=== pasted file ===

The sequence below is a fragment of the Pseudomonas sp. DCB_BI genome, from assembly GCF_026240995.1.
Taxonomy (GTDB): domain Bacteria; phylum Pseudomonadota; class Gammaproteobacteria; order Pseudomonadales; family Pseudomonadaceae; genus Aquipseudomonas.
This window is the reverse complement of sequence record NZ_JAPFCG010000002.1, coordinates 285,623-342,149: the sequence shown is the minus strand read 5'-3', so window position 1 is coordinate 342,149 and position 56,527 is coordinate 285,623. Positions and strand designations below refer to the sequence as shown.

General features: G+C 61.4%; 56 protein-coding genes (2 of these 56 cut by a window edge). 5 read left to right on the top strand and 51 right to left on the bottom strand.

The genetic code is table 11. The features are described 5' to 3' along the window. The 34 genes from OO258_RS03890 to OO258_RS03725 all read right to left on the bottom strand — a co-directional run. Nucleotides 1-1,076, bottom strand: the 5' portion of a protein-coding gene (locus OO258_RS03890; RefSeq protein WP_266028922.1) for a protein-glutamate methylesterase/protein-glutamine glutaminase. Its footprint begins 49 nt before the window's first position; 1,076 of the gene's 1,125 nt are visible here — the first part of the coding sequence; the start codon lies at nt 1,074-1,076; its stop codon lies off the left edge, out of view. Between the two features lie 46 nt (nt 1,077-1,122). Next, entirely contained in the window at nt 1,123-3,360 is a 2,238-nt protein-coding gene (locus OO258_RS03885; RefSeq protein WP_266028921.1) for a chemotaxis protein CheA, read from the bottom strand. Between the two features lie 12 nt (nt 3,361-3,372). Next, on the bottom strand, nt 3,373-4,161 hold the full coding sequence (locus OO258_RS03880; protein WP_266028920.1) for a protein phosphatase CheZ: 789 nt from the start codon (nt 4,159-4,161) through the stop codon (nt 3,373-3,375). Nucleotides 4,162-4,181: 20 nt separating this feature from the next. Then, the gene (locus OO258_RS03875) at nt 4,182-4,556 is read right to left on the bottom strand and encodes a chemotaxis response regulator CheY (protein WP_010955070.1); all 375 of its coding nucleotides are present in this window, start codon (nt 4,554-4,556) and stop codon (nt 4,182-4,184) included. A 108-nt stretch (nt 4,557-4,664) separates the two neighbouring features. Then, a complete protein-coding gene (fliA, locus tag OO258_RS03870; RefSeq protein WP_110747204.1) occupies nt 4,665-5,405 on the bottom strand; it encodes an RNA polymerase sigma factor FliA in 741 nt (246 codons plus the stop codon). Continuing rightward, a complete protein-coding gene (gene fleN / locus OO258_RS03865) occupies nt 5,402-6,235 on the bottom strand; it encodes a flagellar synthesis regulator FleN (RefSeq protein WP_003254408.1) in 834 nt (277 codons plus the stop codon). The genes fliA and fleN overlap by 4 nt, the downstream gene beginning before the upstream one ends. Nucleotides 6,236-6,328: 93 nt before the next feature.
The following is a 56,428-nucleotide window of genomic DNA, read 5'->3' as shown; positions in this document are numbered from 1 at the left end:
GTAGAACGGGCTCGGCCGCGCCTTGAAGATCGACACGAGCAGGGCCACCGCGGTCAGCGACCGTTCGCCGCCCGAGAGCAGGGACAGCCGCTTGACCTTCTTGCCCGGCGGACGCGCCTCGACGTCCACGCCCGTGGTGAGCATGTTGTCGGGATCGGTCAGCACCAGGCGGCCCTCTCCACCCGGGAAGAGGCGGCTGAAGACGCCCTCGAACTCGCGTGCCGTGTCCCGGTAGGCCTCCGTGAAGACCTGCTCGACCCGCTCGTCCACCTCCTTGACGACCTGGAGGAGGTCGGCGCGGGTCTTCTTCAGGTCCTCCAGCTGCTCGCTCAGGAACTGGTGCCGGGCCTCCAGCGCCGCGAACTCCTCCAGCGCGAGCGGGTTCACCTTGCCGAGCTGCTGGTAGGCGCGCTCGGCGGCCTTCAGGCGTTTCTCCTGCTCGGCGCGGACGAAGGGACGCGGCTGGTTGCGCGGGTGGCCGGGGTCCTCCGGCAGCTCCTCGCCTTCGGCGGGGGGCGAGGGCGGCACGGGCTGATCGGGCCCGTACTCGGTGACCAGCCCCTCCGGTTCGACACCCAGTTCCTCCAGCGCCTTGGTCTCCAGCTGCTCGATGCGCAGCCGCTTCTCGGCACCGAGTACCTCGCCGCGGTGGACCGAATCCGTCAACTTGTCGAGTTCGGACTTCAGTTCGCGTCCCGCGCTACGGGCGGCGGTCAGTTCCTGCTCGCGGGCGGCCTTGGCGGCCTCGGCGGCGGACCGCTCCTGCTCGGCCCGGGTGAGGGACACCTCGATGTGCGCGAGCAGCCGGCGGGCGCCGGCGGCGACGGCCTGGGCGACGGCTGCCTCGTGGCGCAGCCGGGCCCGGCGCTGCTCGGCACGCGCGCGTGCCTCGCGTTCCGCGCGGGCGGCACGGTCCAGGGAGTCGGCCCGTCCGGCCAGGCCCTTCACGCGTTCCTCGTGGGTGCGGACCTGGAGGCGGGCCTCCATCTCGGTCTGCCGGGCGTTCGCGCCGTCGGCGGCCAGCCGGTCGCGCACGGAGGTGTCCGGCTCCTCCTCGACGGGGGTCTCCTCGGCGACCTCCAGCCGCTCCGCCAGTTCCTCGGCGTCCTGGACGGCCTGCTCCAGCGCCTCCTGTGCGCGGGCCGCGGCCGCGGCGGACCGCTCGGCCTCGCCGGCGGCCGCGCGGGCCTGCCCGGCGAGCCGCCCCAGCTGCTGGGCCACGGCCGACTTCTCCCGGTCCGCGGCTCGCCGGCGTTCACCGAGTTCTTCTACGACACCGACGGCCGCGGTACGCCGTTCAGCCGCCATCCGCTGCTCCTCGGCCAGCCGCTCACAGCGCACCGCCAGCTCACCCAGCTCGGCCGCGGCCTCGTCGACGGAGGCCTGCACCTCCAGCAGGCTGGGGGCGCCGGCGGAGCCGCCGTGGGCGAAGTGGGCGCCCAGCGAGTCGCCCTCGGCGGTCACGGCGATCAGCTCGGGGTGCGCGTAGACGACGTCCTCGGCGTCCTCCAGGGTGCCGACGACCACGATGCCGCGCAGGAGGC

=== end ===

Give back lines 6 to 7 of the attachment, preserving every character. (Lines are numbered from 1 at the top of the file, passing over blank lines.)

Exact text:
The following is a 56,428-nucleotide window of genomic DNA, read 5'->3' as shown; positions in this document are numbered from 1 at the left end:
GTAGAACGGGCTCGGCCGCGCCTTGAAGATCGACACGAGCAGGGCCACCGCGGTCAGCGACCGTTCGCCGCCCGAGAGCAGGGACAGCCGCTTGACCTTCTTGCCCGGCGGACGCGCCTCGACGTCCACGCCCGTGGTGAGCATGTTGTCGGGATCGGTCAGCACCAGGCGGCCCTCTCCACCCGGGAAGAGGCGGCTGAAGACGCCCTCGAACTCGCGTGCCGTGTCCCGGTAGGCCTCCGTGAAGACCTGCTCGACCCGCTCGTCCACCTCCTTGACGACCTGGAGGAGGTCGGCGCGGGTCTTCTTCAGGTCCTCCAGCTGCTCGCTCAGGAACTGGTGCCGGGCCTCCAGCGCCGCGAACTCCTCCAGCGCGAGCGGGTTCACCTTGCCGAGCTGCTGGTAGGCGCGCTCGGCGGCCTTCAGGCGTTTCTCCTGCTCGGCGCGGACGAAGGGACGCGGCTGGTTGCGCGGGTGGCCGGGGTCCTCCGGCAGCTCCTCGCCTTCGGCGGGGGGCGAGGGCGGCACGGGCTGATCGGGCCCGTACTCGGTGACCAGCCCCTCCGGTTCGACACCCAGTTCCTCCAGCGCCTTGGTCTCCAGCTGCTCGATGCGCAGCCGCTTCTCGGCACCGAGTACCTCGCCGCGGTGGACCGAATCCGTCAACTTGTCGAGTTCGGACTTCAGTTCGCGTCCCGCGCTACGGGCGGCGGTCAGTTCCTGCTCGCGGGCGGCCTTGGCGGCCTCGGCGGCGGACCGCTCCTGCTCGGCCCGGGTGAGGGACACCTCGATGTGCGCGAGCAGCCGGCGGGCGCCGGCGGCGACGGCCTGGGCGACGGCTGCCTCGTGGCGCAGCCGGGCCCGGCGCTGCTCGGCACGCGCGCGTGCCTCGCGTTCCGCGCGGGCGGCACGGTCCAGGGAGTCGGCCCGTCCGGCCAGGCCCTTCACGCGTTCCTCGTGGGTGCGGACCTGGAGGCGGGCCTCCATCTCGGTCTGCCGGGCGTTCGCGCCGTCGGCGGCCAGCCGGTCGCGCACGGAGGTGTCCGGCTCCTCCTCGACGGGGGTCTCCTCGGCGACCTCCAGCCGCTCCGCCAGTTCCTCGGCGTCCTGGACGGCCTGCTCCAGCGCCTCCTGTGCGCGGGCCGCGGCCGCGGCGGACCGCTCGGCCTCGCCGGCGGCCGCGCGGGCCTGCCCGGCGAGCCGCCCCAGCTGCTGGGCCACGGCCGACTTCTCCCGGTCCGCGGCTCGCCGGCGTTCACCGAGTTCTTCTACGACACCGACGGCCGCGGTACGCCGTTCAGCCGCCATCCGCTGCTCCTCGGCCAGCCGCTCACAGCGCACCGCCAGCTCACCCAGCTCGGCCGCGGCCTCGTCGACGGAGGCCTGCACCTCCAGCAGGCTGGGGGCGCCGGCGGAGCCGCCGTGGGCGAAGTGGGCGCCCAGCGAGTCGCCCTCGGCGGTCACGGCGATCAGCTCGGGGTGCGCGTAGACGACGTCCTCGGCGTCCTCCAGGGTGCCGACGACCACGATGCCGCGCAGGAGGC